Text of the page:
It was not a new tax on tea — in fact the Tea Act lowered the price of the product considerably. But the settlers saw through the act to its meaning. For several years the British East India Company was suffering, with ships laden with the stuff languishing in ports for want of buyers. The Americans were boycotting all British goods, tea included, taxed unfairly by the Townshend Acts. So the British decided to drop the price of it, thinking they could get rid of the excess tea and reconcile America to the Townshend acts.
On this day, April 27, in 1773, the British parliament passed the Tea act, establishing 1) Direct shipment of tea from East India to the U.S., which lowered its cost significantly; 2) a lowered tax on the tea sold; and 3) the designation of special distributors and sellers, at Britain’s choosing.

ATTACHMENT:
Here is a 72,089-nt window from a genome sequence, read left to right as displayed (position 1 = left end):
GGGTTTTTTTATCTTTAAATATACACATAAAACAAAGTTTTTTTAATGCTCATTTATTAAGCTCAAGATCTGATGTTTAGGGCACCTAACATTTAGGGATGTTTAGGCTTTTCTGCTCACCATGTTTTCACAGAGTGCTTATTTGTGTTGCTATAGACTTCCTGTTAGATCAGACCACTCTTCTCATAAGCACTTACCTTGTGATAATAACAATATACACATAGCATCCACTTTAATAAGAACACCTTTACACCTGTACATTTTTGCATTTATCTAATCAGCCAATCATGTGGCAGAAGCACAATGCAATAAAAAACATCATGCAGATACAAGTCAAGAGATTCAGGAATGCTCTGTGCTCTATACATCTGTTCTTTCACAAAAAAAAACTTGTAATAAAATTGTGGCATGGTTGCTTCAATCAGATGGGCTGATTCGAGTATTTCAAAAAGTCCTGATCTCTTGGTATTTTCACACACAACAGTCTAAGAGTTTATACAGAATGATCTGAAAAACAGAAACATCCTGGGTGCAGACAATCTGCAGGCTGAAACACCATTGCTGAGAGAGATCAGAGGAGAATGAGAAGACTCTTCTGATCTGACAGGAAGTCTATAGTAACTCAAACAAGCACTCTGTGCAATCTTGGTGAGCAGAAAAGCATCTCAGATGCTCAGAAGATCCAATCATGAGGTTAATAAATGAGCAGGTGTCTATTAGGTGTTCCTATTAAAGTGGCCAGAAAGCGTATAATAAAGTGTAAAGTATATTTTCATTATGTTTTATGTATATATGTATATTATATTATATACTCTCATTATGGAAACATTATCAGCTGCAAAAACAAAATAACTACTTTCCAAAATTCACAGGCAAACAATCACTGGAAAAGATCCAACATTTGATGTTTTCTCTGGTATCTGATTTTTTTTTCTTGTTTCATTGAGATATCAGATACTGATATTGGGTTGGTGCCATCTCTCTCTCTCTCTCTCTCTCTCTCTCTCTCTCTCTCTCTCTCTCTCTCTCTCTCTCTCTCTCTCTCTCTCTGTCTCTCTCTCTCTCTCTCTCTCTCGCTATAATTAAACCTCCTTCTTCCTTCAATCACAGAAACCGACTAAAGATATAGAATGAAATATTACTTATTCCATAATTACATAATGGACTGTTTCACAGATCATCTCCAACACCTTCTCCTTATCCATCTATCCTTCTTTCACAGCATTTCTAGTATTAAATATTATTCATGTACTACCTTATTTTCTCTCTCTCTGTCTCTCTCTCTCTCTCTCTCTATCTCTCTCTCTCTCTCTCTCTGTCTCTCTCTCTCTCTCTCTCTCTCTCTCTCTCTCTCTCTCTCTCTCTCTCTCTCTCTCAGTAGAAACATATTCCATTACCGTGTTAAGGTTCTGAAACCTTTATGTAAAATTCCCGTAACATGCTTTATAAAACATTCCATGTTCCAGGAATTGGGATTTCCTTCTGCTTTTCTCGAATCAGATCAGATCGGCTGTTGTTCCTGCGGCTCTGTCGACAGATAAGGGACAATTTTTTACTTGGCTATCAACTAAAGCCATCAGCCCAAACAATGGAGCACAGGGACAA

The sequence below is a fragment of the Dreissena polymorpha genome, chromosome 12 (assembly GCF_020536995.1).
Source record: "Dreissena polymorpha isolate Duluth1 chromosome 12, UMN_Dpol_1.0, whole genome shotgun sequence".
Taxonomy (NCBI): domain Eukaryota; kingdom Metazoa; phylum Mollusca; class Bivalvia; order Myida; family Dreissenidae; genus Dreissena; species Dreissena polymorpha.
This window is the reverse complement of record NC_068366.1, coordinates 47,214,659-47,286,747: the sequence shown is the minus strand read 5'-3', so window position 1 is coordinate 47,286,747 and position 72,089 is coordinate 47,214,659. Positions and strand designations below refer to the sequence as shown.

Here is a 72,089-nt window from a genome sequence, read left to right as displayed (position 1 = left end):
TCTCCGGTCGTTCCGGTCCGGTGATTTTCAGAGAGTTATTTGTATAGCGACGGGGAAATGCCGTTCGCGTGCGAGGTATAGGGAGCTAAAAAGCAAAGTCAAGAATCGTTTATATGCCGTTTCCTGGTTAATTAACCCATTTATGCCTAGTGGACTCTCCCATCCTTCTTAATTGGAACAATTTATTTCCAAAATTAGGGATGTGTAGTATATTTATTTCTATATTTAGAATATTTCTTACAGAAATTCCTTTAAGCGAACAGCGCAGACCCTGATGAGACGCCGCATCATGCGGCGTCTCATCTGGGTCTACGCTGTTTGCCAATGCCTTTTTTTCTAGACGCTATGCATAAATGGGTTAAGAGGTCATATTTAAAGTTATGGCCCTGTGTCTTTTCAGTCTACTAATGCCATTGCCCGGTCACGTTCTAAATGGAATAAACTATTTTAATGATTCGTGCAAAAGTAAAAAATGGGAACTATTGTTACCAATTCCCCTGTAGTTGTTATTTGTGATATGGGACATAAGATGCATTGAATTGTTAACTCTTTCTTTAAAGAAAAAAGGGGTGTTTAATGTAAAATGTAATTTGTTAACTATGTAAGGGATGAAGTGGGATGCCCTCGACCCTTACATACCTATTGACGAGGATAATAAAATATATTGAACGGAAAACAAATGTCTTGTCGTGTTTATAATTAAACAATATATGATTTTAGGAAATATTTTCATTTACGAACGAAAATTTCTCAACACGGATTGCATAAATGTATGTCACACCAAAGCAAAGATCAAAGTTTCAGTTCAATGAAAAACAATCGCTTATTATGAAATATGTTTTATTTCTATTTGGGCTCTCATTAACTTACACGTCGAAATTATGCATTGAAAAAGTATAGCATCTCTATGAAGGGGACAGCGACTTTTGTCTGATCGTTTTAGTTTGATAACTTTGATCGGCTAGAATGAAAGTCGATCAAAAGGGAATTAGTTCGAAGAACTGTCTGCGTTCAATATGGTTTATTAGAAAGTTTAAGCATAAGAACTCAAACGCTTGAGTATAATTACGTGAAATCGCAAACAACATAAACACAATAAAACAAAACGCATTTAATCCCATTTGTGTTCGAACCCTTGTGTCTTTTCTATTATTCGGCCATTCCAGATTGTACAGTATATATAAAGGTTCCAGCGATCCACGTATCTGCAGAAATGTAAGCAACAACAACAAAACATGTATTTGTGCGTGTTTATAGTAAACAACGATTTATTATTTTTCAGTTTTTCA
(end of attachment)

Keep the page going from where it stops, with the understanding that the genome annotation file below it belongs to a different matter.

The British badly miscalculated the American reception. Not only did many of the settlers rightly realize the act was just a reprise of the hated Townshend duties, but the establishment of special channels of distributions and sales left many shopkeers cut out of the deal infuriated. One group went so far in protest as to board the ships and dump the tea in Boston harbor — the famous Boston Tea Party.